My guest today is artist Helen Zughaib, who was born in Beirut. Helen says she knew she wanted a life of painting and making art when she was very young and cites Matisse, Rousseau, Mondrian, and Jacob Lawrence as influences. Growing up primarily in the Arab world, she says, also influenced her — “the light, the patterns and colors on carpets, tiles, and buildings that surrounded me.”

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What I’m Doing at Kirkus This Week,
Plus What I Did Last Week, Featuring Francis Vallejo

h1 Friday, March 4th, 2016

“Nobody calls me Bill / Except my wife / I’m the Count / Ol’ Base / Or Holy Main …”
(Click image to see spread and text in its entirety)

Today over at Kirkus, I take a look at the first book in a new picture book series of sorts from author Sara O’Leary and illustrator Karen Klassen. That is here.

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Last week, I wrote here about my love for Roxane Orgill’s Jazz Day: The Making of a Famous Photograph, illustrated by Francis Vallejo (Candlewick, March 2016). I’m following up today here at 7-Imp with a couple of spreads from the book.

I highly recommend spending time at Francis’s site. There’s more art there.


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My Q&A with Mildred D. Taylor

h1 Thursday, March 3rd, 2016

I always wrote, even in high school, but my work had been rejected many times. I was living in Los Angeles, working as a proofreader, when a friend told me about the contest, sponsored by the Council on Interracial Books. I heard about the contest on a Thursday, and the deadline for submissions was the following Monday. I spent the weekend rewriting a story I’d been working on, typed it at work on Monday (my co-workers covered for me!), and got to the post office just in time to mail the manuscript.”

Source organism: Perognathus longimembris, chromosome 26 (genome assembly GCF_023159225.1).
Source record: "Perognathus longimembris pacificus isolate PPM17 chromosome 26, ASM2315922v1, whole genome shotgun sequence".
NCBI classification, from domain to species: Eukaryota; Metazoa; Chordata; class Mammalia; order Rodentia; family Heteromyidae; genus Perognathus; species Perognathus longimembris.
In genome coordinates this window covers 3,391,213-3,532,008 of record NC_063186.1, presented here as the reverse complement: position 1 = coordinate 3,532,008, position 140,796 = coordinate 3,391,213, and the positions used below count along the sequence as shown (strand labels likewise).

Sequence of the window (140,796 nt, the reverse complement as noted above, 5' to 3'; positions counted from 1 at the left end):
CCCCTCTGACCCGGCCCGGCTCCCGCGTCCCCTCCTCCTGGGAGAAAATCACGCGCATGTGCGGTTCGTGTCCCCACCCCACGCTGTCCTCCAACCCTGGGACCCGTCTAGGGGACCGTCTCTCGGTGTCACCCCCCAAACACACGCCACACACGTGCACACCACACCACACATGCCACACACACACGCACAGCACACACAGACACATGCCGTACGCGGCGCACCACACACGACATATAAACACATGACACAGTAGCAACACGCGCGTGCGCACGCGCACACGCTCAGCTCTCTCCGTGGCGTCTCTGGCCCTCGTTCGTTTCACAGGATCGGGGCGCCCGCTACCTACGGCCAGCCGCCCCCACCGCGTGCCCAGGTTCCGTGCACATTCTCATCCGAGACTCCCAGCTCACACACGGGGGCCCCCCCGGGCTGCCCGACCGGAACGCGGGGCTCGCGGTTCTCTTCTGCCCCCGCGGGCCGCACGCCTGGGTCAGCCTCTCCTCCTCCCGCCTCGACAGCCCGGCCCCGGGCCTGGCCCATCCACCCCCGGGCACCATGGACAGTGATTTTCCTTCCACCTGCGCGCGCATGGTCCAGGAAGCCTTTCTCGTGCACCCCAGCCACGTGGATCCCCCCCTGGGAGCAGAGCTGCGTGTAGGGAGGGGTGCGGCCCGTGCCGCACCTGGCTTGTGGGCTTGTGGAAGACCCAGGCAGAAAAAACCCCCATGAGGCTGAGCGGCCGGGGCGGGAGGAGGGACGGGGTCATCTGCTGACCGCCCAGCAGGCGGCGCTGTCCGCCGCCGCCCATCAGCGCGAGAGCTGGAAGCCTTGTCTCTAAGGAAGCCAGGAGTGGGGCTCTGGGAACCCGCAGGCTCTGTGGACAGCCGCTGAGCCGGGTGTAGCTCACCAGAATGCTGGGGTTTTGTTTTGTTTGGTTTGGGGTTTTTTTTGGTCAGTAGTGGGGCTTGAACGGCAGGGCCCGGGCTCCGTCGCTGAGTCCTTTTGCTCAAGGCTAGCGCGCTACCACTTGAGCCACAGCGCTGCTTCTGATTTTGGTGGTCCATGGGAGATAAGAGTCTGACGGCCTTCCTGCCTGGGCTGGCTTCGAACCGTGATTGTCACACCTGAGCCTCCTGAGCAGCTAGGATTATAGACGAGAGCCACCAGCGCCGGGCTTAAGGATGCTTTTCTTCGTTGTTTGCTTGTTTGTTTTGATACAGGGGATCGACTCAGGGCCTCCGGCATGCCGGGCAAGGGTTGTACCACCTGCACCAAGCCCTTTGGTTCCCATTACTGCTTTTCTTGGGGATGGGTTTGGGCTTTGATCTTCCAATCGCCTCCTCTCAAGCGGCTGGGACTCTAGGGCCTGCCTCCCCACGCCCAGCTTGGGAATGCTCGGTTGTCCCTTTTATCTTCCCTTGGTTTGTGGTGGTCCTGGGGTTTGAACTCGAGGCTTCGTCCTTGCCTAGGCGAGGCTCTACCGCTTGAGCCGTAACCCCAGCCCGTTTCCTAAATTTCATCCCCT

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Over at Kirkus today, I talk to author Mildred D. Taylor, the winner of the 1977 Newbery Medal for Roll of Thunder, Hear My Cry, which celebrates its 40th anniversary this year.

The novel’s birthday is being celebrated in more ways than one—a writing contest and an exhibit at the Brooklyn Public Library—and all of that, plus my chat with Taylor, is at Kirkus today at this link.

Until tomorrow …

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Photo of Mildred D. Taylor used by permission of Dial Books for Young Readers.

Seven Questions Over Breakfast with Christy Hale

h1 Tuesday, March 1st, 2016

(Click to enlarge)

Pictured above is one of Christy Hale’s beautiful illustrations from Cindy Jenson-Elliott’s Antsy Ansel: Ansel Adams, A Life in Nature, coming to shelves in September of this year. “This was Ansel’s front yard,” Christy tells me, “the Golden Gate Headlands before there was a bridge. I work traditionally in collage, pasting down papers and stylized photographic elements. Line work and addition layers are added in Photoshop.”

It’s a pleasure to have Christy visiting 7-Imp for a cyber-breakfast this morning. She is pictured here with Jerry Pinkney, who was her illustration teacher at Brooklyn’s Pratt Institute. Pinkney must be proud. Christy went on to forge herself an impressive career in this field — not only illustrating but also writing, designing, art directing, and teaching. She talks more below about that work, as well as shares more images from Antsy Ansel — and lots of other artwork.

“A book is architecture of the imagination,” she noted in her 2013 Boston Globe-Horn Book Nonfiction Honor acceptance speech for the wonderful Dreaming Up: A Celebration of Building, which she both wrote and illustrated, and her work over the years has sparked the imagination of many children. As a former school librarian and now a parent, I look forward to any book with her name on the cover. Her richly textured illustrations are ones to pore over.

Since she usually switches her breakfast up between oatmeal/berries/almonds and scrambled eggs, I say we have all of the above. And coffee, because she says there’s always coffee. Looks like we’re aligned on that.

Let’s get to it, and I thank Christy for visiting. …